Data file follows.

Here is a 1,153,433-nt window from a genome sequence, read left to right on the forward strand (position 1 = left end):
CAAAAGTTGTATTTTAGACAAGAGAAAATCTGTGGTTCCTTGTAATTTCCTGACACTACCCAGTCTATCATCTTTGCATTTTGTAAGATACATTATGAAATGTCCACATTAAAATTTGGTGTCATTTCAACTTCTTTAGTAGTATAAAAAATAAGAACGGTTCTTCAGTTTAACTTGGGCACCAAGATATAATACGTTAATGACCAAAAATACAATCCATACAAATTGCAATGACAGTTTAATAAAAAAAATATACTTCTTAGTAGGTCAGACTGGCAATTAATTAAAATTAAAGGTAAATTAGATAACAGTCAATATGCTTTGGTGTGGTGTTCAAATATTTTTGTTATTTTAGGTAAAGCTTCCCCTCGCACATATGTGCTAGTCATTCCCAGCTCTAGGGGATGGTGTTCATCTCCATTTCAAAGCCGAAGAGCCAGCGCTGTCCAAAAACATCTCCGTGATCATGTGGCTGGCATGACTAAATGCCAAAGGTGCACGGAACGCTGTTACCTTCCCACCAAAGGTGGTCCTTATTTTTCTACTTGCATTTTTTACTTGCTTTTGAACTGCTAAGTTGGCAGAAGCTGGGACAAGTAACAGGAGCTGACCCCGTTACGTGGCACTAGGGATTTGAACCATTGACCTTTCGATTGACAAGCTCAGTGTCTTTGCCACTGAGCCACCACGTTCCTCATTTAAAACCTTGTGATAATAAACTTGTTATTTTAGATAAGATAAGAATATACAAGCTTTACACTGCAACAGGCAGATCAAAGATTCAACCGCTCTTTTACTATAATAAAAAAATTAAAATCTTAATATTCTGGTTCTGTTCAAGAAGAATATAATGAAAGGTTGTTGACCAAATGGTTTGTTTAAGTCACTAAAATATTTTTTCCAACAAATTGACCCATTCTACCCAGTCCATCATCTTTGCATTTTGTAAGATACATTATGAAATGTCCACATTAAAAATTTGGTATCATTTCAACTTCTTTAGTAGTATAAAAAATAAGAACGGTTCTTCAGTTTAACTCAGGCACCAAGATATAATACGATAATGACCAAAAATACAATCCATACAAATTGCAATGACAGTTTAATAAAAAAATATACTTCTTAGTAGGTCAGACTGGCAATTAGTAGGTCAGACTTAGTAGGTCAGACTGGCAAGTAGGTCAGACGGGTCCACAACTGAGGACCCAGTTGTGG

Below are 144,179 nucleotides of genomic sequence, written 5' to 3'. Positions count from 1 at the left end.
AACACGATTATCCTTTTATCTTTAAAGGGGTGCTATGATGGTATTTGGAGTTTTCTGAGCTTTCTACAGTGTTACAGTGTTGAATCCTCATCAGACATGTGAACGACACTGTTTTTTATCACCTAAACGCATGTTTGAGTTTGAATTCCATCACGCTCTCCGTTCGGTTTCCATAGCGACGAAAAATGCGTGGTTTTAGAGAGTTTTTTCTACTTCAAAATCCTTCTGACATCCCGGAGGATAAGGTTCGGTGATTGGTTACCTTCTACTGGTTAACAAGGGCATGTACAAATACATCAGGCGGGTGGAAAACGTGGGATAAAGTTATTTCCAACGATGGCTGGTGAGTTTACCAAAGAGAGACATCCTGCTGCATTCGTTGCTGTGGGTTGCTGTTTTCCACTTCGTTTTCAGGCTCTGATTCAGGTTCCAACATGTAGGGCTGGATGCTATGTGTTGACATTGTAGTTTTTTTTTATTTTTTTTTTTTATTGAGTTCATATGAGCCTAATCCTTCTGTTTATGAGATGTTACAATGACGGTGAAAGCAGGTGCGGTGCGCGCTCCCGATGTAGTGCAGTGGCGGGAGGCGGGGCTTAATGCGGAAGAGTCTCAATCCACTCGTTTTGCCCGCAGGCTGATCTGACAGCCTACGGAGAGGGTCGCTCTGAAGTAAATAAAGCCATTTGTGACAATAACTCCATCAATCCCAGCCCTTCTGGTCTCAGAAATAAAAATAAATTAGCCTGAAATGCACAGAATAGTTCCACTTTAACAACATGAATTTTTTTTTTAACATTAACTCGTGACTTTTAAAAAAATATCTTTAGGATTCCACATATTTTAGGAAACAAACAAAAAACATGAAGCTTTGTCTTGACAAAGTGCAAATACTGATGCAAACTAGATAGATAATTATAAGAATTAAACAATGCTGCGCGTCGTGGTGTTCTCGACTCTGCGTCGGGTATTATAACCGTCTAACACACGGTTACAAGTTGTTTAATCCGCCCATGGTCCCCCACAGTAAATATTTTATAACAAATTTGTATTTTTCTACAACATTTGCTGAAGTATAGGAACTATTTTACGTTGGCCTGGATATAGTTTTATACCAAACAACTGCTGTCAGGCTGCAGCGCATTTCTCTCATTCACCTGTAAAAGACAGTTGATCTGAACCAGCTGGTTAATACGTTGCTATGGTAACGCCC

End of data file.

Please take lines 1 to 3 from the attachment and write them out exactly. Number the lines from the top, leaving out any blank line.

Here is a 1,153,433-nt window from a genome sequence, read left to right on the forward strand (position 1 = left end):
CAAAAGTTGTATTTTAGACAAGAGAAAATCTGTGGTTCCTTGTAATTTCCTGACACTACCCAGTCTATCATCTTTGCATTTTGTAAGATACATTATGAAATGTCCACATTAAAATTTGGTGTCATTTCAACTTCTTTAGTAGTATAAAAAATAAGAACGGTTCTTCAGTTTAACTTGGGCACCAAGATATAATACGTTAATGACCAAAAATACAATCCATACAAATTGCAATGACAGTTTAATAAAAAAAATATACTTCTTAGTAGGTCAGACTGGCAATTAATTAAAATTAAAGGTAAATTAGATAACAGTCAATATGCTTTGGTGTGGTGTTCAAATATTTTTGTTATTTTAGGTAAAGCTTCCCCTCGCACATATGTGCTAGTCATTCCCAGCTCTAGGGGATGGTGTTCATCTCCATTTCAAAGCCGAAGAGCCAGCGCTGTCCAAAAACATCTCCGTGATCATGTGGCTGGCATGACTAAATGCCAAAGGTGCACGGAACGCTGTTACCTTCCCACCAAAGGTGGTCCTTATTTTTCTACTTGCATTTTTTACTTGCTTTTGAACTGCTAAGTTGGCAGAAGCTGGGACAAGTAACAGGAGCTGACCCCGTTACGTGGCACTAGGGATTTGAACCATTGACCTTTCGATTGACAAGCTCAGTGTCTTTGCCACTGAGCCACCACGTTCCTCATTTAAAACCTTGTGATAATAAACTTGTTATTTTAGATAAGATAAGAATATACAAGCTTTACACTGCAACAGGCAGATCAAAGATTCAACCGCTCTTTTACTATAATAAAAAAATTAAAATCTTAATATTCTGGTTCTGTTCAAGAAGAATATAATGAAAGGTTGTTGACCAAATGGTTTGTTTAAGTCACTAAAATATTTTTTCCAACAAATTGACCCATTCTACCCAGTCCATCATCTTTGCATTTTGTAAGATACATTATGAAATGTCCACATTAAAAATTTGGTATCATTTCAACTTCTTTAGTAGTATAAAAAATAAGAACGGTTCTTCAGTTTAACTCAGGCACCAAGATATAATACGATAATGACCAAAAATACAATCCATACAAATTGCAATGACAGTTTAATAAAAAAATATACTTCTTAGTAGGTCAGACTGGCAATTAGTAGGTCAGACTTAGTAGGTCAGACTGGCAAGTAGGTCAGACGGGTCCACAACTGAGGACCCAGTTGTGG

Below are 144,179 nucleotides of genomic sequence, written 5' to 3'. Positions count from 1 at the left end.